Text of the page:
Since July 1, Werth has hit .365/.450/.600 and invited comparisons to his time in Philadelphia. “He seems like pretty much the same player he was here,” Phillies second baseman Chase Utley said. At 34, he may actually be changing, even improving.
Always patient and selective, Werth has worked more aggression into his approach: He has seen fewer pitches per plate appearance than any season of his career, but he has still tied for the NL lead. Phillies catcher Carlos Ruiz has seen him hit more balls to the right-center field gap.
“I think he’s more refined as a hitter,” Nationals outfielder Scott Hairston said. “I’ve seen him go 0-2 to 3-2, foul a couple pitches off, and take a nasty slider — shin-high, outside — and shoot it to right field. That’s very difficult, especially for a power hitter like him. He’ll change throughout the at-bat. If it’s a 2-0 count, he takes a big rip. If it’s a 1-2 count, he’ll stay within himself.”
The eight nights of Bale
One night in July, Werth watched “American Psycho,” in which Christian Bale plays a deranged Wall Street executive. The next day, Werth blasted two home runs against Clayton Kershaw. He watched another movie starring Bale the next night. He crushed two more homers the next day.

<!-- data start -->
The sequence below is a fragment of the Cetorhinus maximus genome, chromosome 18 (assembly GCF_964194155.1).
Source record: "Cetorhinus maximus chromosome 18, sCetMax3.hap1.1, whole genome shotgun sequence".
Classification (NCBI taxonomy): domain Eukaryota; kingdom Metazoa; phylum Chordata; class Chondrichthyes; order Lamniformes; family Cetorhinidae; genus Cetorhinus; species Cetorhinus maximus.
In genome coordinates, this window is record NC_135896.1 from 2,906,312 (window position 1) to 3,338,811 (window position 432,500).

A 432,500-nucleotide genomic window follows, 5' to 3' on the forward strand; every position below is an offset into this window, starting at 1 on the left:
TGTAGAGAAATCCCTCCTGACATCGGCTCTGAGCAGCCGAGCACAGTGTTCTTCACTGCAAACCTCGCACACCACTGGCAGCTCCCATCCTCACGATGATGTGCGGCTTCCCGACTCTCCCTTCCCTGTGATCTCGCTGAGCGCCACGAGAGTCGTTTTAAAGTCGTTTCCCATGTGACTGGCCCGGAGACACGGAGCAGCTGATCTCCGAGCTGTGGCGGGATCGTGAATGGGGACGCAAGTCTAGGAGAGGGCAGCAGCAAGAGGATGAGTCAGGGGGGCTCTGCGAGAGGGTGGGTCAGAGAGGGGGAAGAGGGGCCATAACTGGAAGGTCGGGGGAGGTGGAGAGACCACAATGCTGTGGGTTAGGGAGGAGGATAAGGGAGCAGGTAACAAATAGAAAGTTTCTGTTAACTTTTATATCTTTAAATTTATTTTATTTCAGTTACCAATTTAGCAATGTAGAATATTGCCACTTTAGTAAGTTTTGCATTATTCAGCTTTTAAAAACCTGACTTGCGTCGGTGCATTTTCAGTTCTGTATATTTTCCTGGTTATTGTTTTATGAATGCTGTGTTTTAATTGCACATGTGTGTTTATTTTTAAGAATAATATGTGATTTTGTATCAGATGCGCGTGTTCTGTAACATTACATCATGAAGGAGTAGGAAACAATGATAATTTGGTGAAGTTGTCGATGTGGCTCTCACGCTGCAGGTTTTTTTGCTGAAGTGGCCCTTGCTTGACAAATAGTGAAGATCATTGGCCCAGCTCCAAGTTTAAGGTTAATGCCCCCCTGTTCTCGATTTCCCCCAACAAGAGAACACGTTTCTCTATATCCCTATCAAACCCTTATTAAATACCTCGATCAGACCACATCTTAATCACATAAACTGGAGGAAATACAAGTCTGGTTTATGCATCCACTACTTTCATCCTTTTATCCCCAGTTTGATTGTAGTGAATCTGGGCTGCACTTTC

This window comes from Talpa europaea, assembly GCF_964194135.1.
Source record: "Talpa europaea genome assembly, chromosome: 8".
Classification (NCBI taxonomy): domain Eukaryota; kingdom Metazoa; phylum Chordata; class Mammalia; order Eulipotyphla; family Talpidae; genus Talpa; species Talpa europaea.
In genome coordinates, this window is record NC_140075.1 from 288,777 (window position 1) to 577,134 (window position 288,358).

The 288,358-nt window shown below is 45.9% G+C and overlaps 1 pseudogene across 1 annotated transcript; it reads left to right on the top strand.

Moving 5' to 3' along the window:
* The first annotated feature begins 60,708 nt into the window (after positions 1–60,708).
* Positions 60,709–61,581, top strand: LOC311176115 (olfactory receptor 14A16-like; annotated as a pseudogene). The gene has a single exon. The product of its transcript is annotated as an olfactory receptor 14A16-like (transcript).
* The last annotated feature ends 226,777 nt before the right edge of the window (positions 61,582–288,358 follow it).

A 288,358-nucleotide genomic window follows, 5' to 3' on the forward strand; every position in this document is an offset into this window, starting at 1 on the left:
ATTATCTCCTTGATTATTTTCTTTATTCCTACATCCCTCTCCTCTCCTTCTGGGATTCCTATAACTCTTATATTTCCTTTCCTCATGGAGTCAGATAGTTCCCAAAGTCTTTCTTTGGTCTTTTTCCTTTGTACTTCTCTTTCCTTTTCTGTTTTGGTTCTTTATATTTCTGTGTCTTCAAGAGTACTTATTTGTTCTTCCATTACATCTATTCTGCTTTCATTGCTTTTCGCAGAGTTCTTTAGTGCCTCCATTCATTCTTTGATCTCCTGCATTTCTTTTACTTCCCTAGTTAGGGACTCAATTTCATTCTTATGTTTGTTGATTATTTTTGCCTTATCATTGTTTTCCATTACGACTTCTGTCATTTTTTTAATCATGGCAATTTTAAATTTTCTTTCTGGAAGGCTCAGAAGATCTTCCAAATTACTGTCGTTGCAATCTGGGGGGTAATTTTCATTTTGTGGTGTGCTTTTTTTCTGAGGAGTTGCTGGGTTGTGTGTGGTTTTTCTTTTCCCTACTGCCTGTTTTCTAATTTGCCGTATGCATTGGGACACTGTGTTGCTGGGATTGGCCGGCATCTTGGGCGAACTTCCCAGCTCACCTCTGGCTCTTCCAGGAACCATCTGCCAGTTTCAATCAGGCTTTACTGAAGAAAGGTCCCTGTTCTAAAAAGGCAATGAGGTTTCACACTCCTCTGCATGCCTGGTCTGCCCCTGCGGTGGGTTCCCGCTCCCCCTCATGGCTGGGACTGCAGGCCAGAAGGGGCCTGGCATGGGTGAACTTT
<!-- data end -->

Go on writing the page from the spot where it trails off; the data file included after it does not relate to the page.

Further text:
“It was like eight straight nights of Christian Bale,” Werth said.
On the eighth night, Werth watched “The Machinist.” In that one, Bale plays an industrial worker whose insomnia leads to insanity and emaciation. Werth walked into the clubhouse and saw first baseman Adam LaRoche. “Rochie,” Werth told him, “I watched a movie about you last night.”
“I took an 0-for,” Werth said. “And that was the last time I watched a Christian Bale movie.”
Baseball draws a thin line between superstition and routine. Werth has brushed aside most questions about his scorching streak. After one game, he shared the change in his hand positioning. Later, he offered his revelation about watching Harper to a Yahoo Sports reporter. Mostly, he has kept quiet about his success.
“Sometimes, you can get caught up in psychologically thinking yourself out of streaks,” Hairston said.
The grandson of a 19-year major leaguer and nephew of a 13-year veteran, Werth embraces baseball’s mental grind. He feels better when he hits well, of course, but he focuses more on the competition. “I always have fun coming to the park,” Werth said. “I’ll have fun coming to the park until they rip the jersey off my back, performing or not performing.”